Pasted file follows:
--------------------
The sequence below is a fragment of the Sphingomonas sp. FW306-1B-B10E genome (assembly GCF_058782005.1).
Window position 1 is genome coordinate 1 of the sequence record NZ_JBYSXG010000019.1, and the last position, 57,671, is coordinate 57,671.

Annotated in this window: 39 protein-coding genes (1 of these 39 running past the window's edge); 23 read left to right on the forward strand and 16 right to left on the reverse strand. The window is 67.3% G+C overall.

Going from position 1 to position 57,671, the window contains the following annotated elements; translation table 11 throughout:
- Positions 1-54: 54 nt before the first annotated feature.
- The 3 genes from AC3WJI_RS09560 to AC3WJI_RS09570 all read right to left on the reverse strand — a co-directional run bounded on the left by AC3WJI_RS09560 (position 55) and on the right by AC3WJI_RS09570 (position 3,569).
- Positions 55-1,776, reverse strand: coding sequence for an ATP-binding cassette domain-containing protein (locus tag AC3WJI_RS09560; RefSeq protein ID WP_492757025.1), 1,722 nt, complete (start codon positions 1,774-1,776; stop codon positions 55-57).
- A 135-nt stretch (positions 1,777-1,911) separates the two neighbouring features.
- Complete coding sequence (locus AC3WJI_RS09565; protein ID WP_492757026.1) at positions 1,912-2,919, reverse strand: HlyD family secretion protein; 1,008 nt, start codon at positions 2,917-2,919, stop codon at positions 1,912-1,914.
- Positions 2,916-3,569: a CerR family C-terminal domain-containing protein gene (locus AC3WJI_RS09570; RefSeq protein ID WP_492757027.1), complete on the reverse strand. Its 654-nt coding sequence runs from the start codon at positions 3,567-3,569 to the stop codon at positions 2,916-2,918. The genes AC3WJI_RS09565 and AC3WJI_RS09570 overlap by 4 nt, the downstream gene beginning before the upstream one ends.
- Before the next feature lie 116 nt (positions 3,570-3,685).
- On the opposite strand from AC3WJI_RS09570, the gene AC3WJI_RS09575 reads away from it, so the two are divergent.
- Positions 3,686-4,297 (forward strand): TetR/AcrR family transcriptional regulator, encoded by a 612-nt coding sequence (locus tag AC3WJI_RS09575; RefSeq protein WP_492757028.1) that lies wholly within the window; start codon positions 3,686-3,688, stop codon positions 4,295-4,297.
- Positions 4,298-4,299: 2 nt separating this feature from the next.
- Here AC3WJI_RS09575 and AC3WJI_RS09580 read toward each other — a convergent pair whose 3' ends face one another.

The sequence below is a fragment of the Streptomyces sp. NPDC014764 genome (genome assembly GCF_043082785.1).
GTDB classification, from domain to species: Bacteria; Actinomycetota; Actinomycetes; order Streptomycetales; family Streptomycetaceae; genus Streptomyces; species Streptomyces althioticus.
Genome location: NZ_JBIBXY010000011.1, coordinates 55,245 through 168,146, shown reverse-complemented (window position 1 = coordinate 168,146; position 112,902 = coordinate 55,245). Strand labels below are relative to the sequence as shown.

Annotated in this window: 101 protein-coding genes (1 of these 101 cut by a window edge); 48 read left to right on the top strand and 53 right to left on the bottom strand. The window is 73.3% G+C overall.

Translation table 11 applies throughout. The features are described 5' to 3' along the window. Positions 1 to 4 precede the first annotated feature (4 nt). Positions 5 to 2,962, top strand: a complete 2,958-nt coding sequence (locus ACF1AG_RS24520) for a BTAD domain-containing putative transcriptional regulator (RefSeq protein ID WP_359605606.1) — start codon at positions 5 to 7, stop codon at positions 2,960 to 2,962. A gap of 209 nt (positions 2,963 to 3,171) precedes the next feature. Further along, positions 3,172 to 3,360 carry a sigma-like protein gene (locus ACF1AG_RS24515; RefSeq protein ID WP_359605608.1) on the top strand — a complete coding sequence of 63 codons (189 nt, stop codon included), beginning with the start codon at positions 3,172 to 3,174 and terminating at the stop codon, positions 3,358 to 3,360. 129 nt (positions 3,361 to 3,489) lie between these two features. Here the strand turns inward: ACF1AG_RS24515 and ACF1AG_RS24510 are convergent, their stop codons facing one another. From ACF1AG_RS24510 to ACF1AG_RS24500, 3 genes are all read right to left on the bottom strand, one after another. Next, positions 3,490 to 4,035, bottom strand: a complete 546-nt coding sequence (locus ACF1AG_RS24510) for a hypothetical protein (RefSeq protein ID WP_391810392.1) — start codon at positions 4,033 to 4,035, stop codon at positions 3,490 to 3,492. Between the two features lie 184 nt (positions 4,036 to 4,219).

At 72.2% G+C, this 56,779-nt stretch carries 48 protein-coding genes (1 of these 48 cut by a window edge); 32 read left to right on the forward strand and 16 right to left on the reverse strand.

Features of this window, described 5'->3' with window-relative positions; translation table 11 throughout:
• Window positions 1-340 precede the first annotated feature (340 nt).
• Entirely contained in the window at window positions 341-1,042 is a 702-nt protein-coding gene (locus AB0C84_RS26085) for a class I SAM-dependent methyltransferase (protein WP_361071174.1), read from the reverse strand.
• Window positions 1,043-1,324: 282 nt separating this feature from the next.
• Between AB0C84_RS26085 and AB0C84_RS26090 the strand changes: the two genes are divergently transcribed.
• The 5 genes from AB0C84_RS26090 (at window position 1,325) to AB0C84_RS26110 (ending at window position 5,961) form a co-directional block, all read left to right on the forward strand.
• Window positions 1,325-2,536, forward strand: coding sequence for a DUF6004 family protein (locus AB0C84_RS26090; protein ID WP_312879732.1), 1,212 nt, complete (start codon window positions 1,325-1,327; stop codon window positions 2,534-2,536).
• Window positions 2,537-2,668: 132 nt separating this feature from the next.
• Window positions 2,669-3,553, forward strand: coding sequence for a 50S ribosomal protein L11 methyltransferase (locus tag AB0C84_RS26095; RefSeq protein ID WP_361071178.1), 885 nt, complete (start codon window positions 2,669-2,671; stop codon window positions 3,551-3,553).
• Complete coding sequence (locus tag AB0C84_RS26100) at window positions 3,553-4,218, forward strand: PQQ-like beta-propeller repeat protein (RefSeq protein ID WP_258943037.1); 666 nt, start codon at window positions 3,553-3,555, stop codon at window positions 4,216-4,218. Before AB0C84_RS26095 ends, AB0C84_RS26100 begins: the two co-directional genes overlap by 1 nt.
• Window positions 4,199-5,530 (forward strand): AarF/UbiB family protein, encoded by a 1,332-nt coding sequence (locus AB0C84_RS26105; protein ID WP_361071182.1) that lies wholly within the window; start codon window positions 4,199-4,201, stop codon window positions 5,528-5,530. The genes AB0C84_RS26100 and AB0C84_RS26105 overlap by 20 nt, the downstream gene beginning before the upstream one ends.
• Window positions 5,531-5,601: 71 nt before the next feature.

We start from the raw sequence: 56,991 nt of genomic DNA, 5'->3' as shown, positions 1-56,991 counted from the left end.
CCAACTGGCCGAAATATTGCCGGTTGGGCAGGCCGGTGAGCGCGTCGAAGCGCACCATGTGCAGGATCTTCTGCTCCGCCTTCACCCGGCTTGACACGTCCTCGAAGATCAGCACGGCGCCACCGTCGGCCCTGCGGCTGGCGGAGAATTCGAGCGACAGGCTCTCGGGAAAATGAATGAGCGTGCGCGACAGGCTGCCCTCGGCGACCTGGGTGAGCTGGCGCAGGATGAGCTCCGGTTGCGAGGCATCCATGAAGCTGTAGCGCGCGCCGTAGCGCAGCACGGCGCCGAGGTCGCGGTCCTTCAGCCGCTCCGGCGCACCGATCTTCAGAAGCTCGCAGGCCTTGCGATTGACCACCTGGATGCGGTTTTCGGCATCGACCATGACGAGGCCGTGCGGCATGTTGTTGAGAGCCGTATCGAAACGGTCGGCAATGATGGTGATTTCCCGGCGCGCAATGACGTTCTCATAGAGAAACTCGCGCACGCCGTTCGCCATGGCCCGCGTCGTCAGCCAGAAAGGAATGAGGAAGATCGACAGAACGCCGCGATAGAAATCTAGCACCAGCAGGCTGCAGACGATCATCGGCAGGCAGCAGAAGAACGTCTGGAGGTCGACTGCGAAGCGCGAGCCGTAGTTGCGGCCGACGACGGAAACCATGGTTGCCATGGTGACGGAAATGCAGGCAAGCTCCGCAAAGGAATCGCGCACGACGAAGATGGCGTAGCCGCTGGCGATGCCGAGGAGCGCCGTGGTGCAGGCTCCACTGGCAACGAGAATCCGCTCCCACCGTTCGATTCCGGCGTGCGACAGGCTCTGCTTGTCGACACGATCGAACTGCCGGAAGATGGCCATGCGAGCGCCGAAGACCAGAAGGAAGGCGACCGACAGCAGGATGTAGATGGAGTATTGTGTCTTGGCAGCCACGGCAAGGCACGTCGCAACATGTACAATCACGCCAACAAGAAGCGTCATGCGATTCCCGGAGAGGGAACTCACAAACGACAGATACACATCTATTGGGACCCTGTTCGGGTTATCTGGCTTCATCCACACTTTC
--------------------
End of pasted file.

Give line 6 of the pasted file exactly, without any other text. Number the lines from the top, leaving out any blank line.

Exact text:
- The 3 genes from AC3WJI_RS09560 to AC3WJI_RS09570 all read right to left on the reverse strand — a co-directional run bounded on the left by AC3WJI_RS09560 (position 55) and on the right by AC3WJI_RS09570 (position 3,569).